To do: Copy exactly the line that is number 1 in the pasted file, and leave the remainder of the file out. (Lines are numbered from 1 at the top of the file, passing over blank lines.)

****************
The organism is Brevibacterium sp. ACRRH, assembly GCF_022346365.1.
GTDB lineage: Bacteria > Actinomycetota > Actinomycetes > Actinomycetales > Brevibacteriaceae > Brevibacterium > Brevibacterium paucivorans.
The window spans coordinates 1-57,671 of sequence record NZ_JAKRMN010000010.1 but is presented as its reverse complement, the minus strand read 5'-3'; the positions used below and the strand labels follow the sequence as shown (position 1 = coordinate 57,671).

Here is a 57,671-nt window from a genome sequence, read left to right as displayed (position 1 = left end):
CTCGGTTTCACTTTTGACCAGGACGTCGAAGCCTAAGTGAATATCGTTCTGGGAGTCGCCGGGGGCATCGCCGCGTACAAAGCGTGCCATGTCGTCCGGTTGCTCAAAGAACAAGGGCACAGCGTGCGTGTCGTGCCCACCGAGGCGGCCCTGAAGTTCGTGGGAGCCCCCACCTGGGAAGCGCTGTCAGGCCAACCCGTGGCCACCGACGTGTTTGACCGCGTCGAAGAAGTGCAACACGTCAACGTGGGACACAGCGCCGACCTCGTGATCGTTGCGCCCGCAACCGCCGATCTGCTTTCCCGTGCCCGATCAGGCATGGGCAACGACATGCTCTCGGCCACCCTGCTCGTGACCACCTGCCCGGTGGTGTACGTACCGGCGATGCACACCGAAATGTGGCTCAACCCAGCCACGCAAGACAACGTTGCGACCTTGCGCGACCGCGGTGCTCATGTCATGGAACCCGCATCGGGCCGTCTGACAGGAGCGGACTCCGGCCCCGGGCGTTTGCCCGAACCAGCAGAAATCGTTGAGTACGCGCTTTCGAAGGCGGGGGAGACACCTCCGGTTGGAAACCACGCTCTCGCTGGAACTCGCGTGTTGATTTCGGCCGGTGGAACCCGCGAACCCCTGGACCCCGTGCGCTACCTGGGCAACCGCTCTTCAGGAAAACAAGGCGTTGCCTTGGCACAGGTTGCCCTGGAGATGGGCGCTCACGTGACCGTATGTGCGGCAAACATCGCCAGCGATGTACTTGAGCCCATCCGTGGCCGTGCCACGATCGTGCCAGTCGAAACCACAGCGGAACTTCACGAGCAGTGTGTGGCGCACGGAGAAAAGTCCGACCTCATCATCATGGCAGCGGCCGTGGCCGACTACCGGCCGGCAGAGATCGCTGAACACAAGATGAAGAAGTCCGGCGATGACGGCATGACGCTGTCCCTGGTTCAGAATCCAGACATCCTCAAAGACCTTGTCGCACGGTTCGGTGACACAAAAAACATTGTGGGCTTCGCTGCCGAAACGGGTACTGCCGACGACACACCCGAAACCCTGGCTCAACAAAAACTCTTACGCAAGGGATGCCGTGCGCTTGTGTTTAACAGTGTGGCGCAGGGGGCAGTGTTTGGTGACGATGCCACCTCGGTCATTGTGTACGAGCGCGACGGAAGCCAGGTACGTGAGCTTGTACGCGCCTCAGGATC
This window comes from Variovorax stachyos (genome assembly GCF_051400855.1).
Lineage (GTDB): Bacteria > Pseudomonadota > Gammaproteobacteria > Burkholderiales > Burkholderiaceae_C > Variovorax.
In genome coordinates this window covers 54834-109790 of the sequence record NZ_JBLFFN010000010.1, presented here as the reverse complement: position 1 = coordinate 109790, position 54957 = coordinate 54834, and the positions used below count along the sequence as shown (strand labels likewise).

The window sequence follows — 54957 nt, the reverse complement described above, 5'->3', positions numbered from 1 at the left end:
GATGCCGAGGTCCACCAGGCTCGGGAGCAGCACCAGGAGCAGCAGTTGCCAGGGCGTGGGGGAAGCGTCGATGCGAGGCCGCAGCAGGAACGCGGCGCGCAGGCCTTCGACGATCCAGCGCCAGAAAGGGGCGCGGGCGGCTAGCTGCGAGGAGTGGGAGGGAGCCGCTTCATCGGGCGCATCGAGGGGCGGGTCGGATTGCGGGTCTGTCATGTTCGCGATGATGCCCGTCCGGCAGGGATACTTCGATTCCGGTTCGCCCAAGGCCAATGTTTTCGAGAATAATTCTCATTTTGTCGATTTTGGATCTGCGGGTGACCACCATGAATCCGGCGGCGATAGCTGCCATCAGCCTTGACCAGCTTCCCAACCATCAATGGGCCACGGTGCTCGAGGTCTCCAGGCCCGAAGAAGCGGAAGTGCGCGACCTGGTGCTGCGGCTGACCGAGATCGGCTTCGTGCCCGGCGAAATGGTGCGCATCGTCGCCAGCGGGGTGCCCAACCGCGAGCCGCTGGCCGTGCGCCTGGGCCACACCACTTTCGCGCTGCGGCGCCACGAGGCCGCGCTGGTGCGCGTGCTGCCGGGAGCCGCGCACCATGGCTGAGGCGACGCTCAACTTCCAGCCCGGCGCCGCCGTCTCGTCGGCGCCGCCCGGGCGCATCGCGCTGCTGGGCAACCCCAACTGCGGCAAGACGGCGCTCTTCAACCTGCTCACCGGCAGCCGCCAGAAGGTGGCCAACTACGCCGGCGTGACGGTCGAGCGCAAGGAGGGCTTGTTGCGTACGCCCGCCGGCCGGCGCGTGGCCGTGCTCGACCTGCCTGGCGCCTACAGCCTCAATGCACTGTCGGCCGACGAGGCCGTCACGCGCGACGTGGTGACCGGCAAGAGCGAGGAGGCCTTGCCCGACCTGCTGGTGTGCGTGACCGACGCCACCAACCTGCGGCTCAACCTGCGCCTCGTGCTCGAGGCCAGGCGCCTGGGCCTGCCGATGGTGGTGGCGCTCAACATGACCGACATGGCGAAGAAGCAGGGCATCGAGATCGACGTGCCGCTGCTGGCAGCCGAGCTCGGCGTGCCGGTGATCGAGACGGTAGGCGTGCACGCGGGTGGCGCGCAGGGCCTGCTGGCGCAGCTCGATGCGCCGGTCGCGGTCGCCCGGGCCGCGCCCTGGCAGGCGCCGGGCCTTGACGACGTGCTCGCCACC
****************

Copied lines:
The organism is Brevibacterium sp. ACRRH, assembly GCF_022346365.1.